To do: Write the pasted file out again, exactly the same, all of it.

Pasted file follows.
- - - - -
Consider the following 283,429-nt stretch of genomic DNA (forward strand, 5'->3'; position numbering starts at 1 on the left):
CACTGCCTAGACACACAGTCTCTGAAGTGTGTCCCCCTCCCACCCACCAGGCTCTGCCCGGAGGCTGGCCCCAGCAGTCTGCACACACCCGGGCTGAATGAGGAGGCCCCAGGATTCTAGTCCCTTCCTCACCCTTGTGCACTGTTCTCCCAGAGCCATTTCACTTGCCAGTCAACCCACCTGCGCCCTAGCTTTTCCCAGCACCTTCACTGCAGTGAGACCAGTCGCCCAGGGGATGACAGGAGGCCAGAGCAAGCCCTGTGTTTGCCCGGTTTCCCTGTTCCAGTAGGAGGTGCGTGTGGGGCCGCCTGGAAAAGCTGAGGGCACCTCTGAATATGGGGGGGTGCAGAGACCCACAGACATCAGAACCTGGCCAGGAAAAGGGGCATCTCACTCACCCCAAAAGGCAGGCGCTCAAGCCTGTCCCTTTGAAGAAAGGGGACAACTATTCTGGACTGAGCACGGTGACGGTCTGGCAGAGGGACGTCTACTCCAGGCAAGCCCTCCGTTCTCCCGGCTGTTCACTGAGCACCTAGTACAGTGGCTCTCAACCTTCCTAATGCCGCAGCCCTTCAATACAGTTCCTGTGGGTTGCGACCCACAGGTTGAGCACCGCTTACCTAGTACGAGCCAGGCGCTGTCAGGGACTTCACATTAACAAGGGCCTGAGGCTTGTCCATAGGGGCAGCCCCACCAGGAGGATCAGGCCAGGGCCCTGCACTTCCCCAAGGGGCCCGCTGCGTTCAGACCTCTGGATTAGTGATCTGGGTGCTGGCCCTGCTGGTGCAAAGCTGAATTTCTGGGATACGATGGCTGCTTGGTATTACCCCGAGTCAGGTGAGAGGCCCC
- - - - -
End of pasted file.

Consider the following 283,429-nt stretch of genomic DNA (forward strand, 5'->3'; position numbering starts at 1 on the left):
CACTGCCTAGACACACAGTCTCTGAAGTGTGTCCCCCTCCCACCCACCAGGCTCTGCCCGGAGGCTGGCCCCAGCAGTCTGCACACACCCGGGCTGAATGAGGAGGCCCCAGGATTCTAGTCCCTTCCTCACCCTTGTGCACTGTTCTCCCAGAGCCATTTCACTTGCCAGTCAACCCACCTGCGCCCTAGCTTTTCCCAGCACCTTCACTGCAGTGAGACCAGTCGCCCAGGGGATGACAGGAGGCCAGAGCAAGCCCTGTGTTTGCCCGGTTTCCCTGTTCCAGTAGGAGGTGCGTGTGGGGCCGCCTGGAAAAGCTGAGGGCACCTCTGAATATGGGGGGGTGCAGAGACCCACAGACATCAGAACCTGGCCAGGAAAAGGGGCATCTCACTCACCCCAAAAGGCAGGCGCTCAAGCCTGTCCCTTTGAAGAAAGGGGACAACTATTCTGGACTGAGCACGGTGACGGTCTGGCAGAGGGACGTCTACTCCAGGCAAGCCCTCCGTTCTCCCGGCTGTTCACTGAGCACCTAGTACAGTGGCTCTCAACCTTCCTAATGCCGCAGCCCTTCAATACAGTTCCTGTGGGTTGCGACCCACAGGTTGAGCACCGCTTACCTAGTACGAGCCAGGCGCTGTCAGGGACTTCACATTAACAAGGGCCTGAGGCTTGTCCATAGGGGCAGCCCCACCAGGAGGATCAGGCCAGGGCCCTGCACTTCCCCAAGGGGCCCGCTGCGTTCAGACCTCTGGATTAGTGATCTGGGTGCTGGCCCTGCTGGTGCAAAGCTGAATTTCTGGGATACGATGGCTGCTTGGTATTACCCCGAGTCAGGTGAGAGGCCCC